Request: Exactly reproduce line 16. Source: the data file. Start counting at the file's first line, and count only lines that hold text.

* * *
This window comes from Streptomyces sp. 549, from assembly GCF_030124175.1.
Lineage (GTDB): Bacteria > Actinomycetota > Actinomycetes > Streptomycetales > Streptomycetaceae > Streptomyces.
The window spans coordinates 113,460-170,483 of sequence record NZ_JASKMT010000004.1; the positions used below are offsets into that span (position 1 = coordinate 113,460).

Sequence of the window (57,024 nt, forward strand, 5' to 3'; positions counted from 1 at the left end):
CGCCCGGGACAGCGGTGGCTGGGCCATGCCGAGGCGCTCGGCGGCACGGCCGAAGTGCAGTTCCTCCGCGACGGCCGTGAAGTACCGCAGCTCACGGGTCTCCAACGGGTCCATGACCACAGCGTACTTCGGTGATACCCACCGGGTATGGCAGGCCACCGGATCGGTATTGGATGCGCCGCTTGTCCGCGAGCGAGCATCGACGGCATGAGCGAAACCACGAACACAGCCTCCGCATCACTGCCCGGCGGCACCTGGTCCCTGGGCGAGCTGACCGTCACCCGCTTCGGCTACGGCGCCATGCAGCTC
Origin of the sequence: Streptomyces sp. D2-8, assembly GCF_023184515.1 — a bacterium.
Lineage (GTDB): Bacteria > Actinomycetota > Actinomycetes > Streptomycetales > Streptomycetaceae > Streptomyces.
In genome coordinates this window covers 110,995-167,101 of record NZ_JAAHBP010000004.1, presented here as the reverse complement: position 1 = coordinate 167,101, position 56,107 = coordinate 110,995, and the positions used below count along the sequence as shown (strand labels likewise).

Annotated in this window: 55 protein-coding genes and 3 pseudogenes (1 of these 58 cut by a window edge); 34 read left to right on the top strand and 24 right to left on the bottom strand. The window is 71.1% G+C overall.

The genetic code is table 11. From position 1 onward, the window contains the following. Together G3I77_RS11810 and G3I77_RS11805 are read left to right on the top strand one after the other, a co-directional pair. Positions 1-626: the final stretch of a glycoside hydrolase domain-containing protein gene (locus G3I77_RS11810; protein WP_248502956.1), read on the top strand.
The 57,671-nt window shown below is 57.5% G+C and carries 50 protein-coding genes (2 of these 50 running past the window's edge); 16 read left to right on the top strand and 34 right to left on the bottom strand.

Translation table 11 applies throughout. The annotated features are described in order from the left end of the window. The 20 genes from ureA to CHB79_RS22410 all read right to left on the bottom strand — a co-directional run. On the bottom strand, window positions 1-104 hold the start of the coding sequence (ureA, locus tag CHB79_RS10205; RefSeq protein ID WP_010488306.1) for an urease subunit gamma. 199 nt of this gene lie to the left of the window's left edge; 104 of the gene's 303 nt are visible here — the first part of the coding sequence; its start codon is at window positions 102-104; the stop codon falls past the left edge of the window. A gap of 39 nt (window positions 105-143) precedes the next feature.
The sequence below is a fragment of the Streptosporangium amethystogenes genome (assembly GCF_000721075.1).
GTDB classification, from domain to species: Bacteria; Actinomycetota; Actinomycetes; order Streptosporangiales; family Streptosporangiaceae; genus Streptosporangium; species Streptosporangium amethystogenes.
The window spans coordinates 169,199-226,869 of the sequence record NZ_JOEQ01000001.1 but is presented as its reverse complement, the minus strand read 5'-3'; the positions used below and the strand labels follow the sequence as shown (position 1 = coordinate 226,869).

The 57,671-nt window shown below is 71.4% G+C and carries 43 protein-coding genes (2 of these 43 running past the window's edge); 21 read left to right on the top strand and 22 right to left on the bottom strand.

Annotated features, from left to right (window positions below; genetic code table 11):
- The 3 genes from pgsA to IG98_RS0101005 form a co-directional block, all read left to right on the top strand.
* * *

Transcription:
The 57,671-nt window shown below is 71.4% G+C and carries 43 protein-coding genes (2 of these 43 running past the window's edge); 21 read left to right on the top strand and 22 right to left on the bottom strand.